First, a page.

I have the following circuit using a TSOP1738 and a simple IR receiver LED (analog):

enter image description here

It's basically:

  • a TSOP1738 put to my 5V uC pin, its OUT being read directly by the yellow channel of my oscilloscope
  • an analog IR receiver LED in series with a 3kOhm resistor put to the 3V3 uC pin (shorter leg) which is also being read directly by the blue channel of my oscilloscope

I'm using a 38kHz IR remote and doing some experimenting with this setup.

1) If I'm simply pointing the remote directly above the analog IR LED and keep changing height, both the TSOP and analog IR LED respond: TSOP is digital and thus outputs 0V/5V while with the IR LED I can nicely see how it's analog response increases as I get closer to it, here's a pic of what the oscilloscope shows me:

enter image description here

2) If instead I'm either not pointing directly to the IR analog LED or pointing from a height >~1m the IR analog LED does not respond at all or its response is very very insignificant, while the TSOP1738 responds very well even if I point towards the ceiling from 4m away:

enter image description here

My questions:

1) What makes TSOP1738 so different from the analog IR receiver LED regarding sensitivity?

2) How can I increase the sensitivity of the IR analog LED?

3) Can I somehow make TSOP1738 give me analog output?


  • I'm not sure about the exact specifications of the components as I've bought them a while ago (I'm not even sure that's a TSOP1738 but it probably is)

  • I'm a beginner in electronics, really just understanding mostly only the basics for now (but I'm good with programming in general, including uCs) :)

  • \$\begingroup\$ A quick scan of the TSOP1738 datasheet reveals the digital part has internal active circuitry, Once the receiver level goes beyond some threshold, it will apparently not output any signal; this is not unusual for parts with internal signal conditioning. \$\endgroup\$ – Peter Smith Jan 13 at 12:58
  • \$\begingroup\$ Hi @PeterSmith, thanks for answering. I'm not sure if I understood correctly: are you explaining why the TSOP is not outputting in some conditions? That is not what I asked, I'm perfectly satisfied and actually very surprised by its high sensitivity. \$\endgroup\$ – Corneliu Zuzu Jan 13 at 13:01
  • \$\begingroup\$ The TSOP will likely contain a band pass filter at 38kHz. After the filter, a zero crossing detector (and a constant factor amplifier) may be sufficient to detect the signal independently of its amplitude. \$\endgroup\$ – JimmyB Jan 13 at 13:12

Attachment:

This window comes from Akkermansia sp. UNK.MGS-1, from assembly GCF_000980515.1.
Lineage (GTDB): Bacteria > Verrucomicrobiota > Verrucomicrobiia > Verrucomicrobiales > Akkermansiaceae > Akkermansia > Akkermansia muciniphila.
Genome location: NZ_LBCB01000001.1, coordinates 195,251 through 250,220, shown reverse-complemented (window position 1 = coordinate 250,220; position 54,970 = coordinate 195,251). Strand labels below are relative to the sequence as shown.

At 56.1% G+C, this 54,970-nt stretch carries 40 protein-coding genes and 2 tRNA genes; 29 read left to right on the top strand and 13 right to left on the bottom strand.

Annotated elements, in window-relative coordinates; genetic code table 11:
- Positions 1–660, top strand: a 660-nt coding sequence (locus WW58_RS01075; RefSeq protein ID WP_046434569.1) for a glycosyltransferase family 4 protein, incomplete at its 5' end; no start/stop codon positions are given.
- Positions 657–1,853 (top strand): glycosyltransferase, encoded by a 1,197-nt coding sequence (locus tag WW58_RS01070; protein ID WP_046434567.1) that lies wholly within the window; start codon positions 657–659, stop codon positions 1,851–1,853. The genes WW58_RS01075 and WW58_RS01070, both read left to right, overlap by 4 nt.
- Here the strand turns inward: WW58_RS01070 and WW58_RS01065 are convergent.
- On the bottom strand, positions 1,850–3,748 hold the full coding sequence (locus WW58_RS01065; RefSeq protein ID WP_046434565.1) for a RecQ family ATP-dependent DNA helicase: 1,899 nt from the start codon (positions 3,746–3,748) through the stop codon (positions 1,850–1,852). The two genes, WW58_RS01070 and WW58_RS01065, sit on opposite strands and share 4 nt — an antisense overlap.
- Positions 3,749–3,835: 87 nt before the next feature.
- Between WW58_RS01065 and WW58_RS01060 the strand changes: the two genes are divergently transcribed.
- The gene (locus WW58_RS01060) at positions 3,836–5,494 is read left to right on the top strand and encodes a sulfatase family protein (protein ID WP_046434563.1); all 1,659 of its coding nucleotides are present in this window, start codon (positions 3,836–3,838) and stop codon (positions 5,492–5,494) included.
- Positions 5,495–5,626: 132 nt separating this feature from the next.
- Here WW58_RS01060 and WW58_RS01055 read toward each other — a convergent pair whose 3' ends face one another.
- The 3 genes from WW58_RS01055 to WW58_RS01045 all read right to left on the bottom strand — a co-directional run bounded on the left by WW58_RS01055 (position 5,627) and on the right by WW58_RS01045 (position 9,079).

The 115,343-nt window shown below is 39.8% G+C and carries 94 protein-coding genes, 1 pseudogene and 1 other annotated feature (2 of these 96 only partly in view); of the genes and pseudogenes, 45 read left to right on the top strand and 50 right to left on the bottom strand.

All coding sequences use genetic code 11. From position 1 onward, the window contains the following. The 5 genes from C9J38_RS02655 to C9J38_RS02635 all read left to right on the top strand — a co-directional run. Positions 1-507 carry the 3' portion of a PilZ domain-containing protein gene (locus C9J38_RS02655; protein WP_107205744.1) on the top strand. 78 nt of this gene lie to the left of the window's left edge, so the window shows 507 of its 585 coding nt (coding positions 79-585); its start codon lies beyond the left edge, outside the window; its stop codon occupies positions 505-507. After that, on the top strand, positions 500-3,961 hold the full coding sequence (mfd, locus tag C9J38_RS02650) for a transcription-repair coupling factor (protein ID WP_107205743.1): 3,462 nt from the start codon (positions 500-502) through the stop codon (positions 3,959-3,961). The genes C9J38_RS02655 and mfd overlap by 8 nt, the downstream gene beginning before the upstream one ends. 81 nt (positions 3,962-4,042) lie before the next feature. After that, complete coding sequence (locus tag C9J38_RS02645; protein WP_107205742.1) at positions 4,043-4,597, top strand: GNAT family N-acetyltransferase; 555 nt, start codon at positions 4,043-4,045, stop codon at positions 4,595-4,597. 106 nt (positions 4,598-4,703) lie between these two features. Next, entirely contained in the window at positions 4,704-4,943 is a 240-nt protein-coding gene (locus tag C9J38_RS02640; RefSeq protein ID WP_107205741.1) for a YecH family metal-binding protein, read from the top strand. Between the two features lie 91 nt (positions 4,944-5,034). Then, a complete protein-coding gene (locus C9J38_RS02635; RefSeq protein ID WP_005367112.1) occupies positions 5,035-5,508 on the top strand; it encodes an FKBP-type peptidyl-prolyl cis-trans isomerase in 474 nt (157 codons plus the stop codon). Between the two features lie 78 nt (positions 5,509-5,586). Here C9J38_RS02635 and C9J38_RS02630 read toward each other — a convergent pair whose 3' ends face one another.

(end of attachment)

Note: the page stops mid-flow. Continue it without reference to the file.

• \$\begingroup\$ @JimmyB: what voltages would the ZCD compare? \$\endgroup\$ – Corneliu Zuzu Jan 13 at 13:41
  • \$\begingroup\$ @CorneliuZuzu Not sure about this, but I think the TSOP must have a lens inside to get a better field of view. After all, LEDs are directional, so you need something to let it look at an angle \$\endgroup\$ – frarugi87 Jan 13 at 13:58

Most infra-red chips used for appliance remote-control accept a very wide range of optical power levels. They do so by including automatic gain control (AGC) circuits.

Block diagram IR-receiver The AGC block is a linear amplifier whose gain is variable: gain is adjusted by a variable DC voltage or DC current from a control circuit. A variable gain circuit might consist of an analog multiplier. One input is the 38 kHz signal from the optical detector, the other input is the DC control signal.
For large amplitude signals, the control circuit adjusts this DC voltage or DC current to compress signal amplitude by reducing amplifier gain.

For some IR receiver chips, the control signal might also be used by the demodulator, from which the digital output is derived.

A two-pin phototransistor (with 3k load resistor) may be made more sensitive by adding a linear amplifier. Since a 38 kHz signal is of interest, the amplifier input would be AC coupled through a capacitor, so that daylight (a near-DC signal) would not be amplified. This function is more precisely accomplished by the chip's Bandpass filter block.
A conceptual linear amplifier circuit (below). Note that this is an extremely simple amplifier with no gain control:


simulate this circuit – Schematic created using CircuitLab

Since the TSOP1738 is a monolithic chip, none of its internal blocks are accessible (no external pins other than Vs, OUT, and GND are provided). It is a single-purpose chip.


kindly note that tsop works on a protocol.It can respond only when the received signal conforms only to the protocol not otherwise. you cannot simply generate signal by 555 and call for response.

  • \$\begingroup\$ I would not call the use of a carrier frequency a protocol. \$\endgroup\$ – Ariser Aug 29 at 8:09

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